Cruise expert explains line cruises and when to get a great cruise deal

We ask a cruise expert to explain line cruises and the best time to get a good deal.

Travel SOS: What is a line cruise?

Maggy wants to know if she can take a one-way cruise and has asked whether she should take a repositioning cruise or a line cruise. She’s unsure of the difference, so we’ve asked Dean Brazier, managing director of Cruise & Maritime Voyages Australia, if he can explain it to her.


Q. Maggy
I was thinking about going on a one-way cruise, so I can spend some time in one destination and not just on a ship. I like the idea of cruising (I’ve never been on one) but I’d also like to visit a country and stay for a while. My friend told me I could go on a cruise like this, but I’m not sure if I’m looking for a repositioning cruise or something called a line cruise. Can you tell me what’s the difference?

A. Line voyages can provide an excellent opportunity for travellers to take advantage of great cruising deals and explore more exotic destinations.

At Cruise & Maritime Voyages, our line voyages usually take place in between our European and Australasian seasons to ‘reposition’ the ship. The route can vary each time to provide new experiences for our returning guests, whether that’s travelling via Africa, the Mediterranean, South-East Asia, or the Caribbean and South Pacific. For example, Astor will depart London on 15 October and reach Fremantle on 8 December 2018 before commencing its Australian season. Ports of call along the way include Amsterdam, Lisbon in Portugal, Bridgetown in Barbados and Bora Bora in French Polynesia.

For those looking for a less lengthy escape, shorter line voyages are available, which can make for a leisurely alternative to air, rail and road transport options. Closer to home you could embark on a six-night cruise from Auckland to Sydney, or further afield, an 11-night voyage from Hong Kong to Singapore provides the time to explore more exotic regions before and after your cruise.

The best deals for line voyages are usually when they’re first released – which can be up to two years in advance – so subscribing to relevant mailing lists or keeping in touch with your travel agent are highly recommended.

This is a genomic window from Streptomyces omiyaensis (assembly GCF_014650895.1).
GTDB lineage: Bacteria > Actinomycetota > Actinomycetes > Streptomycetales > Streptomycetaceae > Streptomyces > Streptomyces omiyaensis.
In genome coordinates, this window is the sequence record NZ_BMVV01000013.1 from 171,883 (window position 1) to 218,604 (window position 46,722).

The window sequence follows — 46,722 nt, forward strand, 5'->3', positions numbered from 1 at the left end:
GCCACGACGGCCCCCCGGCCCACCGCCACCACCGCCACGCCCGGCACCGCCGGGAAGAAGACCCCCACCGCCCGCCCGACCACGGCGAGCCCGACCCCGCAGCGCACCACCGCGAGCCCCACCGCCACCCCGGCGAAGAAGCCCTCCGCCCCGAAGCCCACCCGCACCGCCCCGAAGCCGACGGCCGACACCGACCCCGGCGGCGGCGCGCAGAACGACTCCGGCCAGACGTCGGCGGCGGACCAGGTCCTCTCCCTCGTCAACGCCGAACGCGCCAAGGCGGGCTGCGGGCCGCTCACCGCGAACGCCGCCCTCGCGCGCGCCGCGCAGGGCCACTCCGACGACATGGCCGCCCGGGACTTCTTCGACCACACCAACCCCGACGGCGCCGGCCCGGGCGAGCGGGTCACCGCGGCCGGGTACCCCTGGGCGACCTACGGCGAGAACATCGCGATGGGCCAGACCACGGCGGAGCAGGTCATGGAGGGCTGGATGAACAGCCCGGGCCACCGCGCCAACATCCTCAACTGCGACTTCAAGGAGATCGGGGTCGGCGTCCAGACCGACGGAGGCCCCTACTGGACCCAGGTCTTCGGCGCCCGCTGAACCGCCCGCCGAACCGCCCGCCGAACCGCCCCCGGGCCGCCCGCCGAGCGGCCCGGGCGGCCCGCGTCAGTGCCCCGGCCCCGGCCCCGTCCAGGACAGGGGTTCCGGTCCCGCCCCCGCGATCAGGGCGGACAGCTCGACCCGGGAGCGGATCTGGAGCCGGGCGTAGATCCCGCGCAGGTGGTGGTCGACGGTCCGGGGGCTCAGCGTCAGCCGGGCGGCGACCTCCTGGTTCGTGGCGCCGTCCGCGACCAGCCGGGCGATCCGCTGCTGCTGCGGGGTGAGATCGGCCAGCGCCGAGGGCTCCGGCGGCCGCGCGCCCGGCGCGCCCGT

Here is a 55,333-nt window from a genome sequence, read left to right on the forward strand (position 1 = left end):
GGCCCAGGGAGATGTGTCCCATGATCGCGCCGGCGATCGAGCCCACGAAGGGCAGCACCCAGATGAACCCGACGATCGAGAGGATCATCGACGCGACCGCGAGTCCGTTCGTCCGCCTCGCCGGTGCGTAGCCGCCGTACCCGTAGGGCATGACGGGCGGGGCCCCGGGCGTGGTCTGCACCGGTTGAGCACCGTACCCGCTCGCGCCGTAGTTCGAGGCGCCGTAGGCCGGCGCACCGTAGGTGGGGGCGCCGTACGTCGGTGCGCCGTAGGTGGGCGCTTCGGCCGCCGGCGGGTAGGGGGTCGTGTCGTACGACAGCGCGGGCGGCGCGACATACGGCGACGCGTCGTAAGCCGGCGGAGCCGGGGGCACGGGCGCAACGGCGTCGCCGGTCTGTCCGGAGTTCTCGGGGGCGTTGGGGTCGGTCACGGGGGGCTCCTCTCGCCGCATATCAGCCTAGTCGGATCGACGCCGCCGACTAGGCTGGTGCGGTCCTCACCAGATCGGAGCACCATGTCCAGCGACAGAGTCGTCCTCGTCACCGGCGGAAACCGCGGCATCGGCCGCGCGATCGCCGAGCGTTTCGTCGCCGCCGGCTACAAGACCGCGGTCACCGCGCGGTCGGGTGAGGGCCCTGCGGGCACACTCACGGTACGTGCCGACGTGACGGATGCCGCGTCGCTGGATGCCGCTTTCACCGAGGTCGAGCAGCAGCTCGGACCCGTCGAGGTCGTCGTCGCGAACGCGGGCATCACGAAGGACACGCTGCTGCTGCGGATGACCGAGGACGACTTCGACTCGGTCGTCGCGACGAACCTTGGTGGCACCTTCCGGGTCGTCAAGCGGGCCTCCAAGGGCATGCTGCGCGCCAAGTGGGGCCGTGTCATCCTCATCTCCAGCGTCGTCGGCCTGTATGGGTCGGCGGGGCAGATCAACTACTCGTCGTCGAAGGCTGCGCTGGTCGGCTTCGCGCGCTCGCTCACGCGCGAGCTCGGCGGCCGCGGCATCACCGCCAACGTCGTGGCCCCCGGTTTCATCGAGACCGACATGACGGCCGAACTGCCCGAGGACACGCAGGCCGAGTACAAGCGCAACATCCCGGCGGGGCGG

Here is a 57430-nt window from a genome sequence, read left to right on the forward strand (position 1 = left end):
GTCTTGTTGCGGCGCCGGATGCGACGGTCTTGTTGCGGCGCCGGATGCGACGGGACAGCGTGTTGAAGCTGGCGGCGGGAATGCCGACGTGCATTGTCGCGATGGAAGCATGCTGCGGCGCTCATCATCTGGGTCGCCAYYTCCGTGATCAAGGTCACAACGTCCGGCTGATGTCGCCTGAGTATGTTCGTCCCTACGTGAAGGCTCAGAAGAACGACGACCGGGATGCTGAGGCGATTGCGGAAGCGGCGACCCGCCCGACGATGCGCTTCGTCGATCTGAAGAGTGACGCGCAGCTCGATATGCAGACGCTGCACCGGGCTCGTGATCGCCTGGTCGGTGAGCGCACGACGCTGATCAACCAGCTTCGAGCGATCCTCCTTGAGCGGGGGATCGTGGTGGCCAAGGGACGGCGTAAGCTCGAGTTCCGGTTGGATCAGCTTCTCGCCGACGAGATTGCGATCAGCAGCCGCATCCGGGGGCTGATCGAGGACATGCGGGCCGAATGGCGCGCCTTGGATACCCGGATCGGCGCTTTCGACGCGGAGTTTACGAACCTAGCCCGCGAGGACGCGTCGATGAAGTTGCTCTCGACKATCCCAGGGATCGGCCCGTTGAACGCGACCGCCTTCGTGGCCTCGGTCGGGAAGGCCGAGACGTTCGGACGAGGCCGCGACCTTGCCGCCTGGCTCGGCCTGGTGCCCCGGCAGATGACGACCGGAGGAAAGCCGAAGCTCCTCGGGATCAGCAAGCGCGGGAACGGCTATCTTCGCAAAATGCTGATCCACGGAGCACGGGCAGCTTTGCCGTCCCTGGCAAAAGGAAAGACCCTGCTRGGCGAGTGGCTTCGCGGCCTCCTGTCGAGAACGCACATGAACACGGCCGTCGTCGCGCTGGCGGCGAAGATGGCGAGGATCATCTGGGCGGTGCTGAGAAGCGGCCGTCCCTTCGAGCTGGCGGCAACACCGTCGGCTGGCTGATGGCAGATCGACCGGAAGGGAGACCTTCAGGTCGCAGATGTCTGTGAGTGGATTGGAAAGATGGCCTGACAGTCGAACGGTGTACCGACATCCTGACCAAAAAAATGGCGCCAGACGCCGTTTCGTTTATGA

A strong advantage to line voyages is the value achieved. We’re currently offering a sale fare on a 23-night cruise from Cape Town to London, sailing the west coast of Africa, from AU$2779 per person twin-share, which works out to around $120 per night including meals, entertainment and accommodation. Destinations on that cruise include Walvis Bay, Cape Verde, Casablanca and Lisbon, so you can see how that kind of offer would appeal to savvy travellers. 

Line voyages can also offer access to cultures and regions that are difficult or expensive to reach via flights, and provide a relaxing way to explore with like-minded travellers who aren’t in a rush. It also means you only have to unpack once! The timing of our line voyages usually coincides with warmer weather, so a winter escape can be another incentive for travellers. 

By its very nature, however, a line voyage means the ship won’t return to where you began, so you’ll need to arrange flights home, but a travel agent can package this up for you. It also provides the opportunity to further explore your final destination should you have extra time up your sleeve.

If you have a Travel SOS question, send it to and we’ll do our best to answer, or find someone who can.

Have you been on a line cruise or a repositioning cruise? How was it? Would you recommend such a voyage to our members?



    To make a comment, please register or login

    20th Oct 2018
    Have taken both of them; repositioning cruises are generally a bit cheaper. Going shortly with P&O UK from Southampton to Brisbane. Line cruises means mostly that you have to fly someplace to either start or finish your journey. Aussie P&O offers a nice trip from Brisbane to Singapore with flights back to Coolangatta (presumably Scoot Air Line, which we fly quite often). One can also fly to Singapore and do the trip in reverse. Have been travelling on the oceans since 1969.
    If you are a first timer have a look at the amount of tender ports your ship is going to visit; you will have to get yourself into the life boats to get ashore and sometimes the procedure is time consuming, especially in rougher weather. But then again, you may wish to stay on board ship.
    Some people do not like flying and want to start and finish the cruise at the same destination. There you have more people with mobility issues however, and that makes getting on and off the vessel somewhat more difficult.

    Join YOURLifeChoices, it’s free

    • Receive our daily enewsletter
    • Enter competitions
    • Comment on articles

    You May Like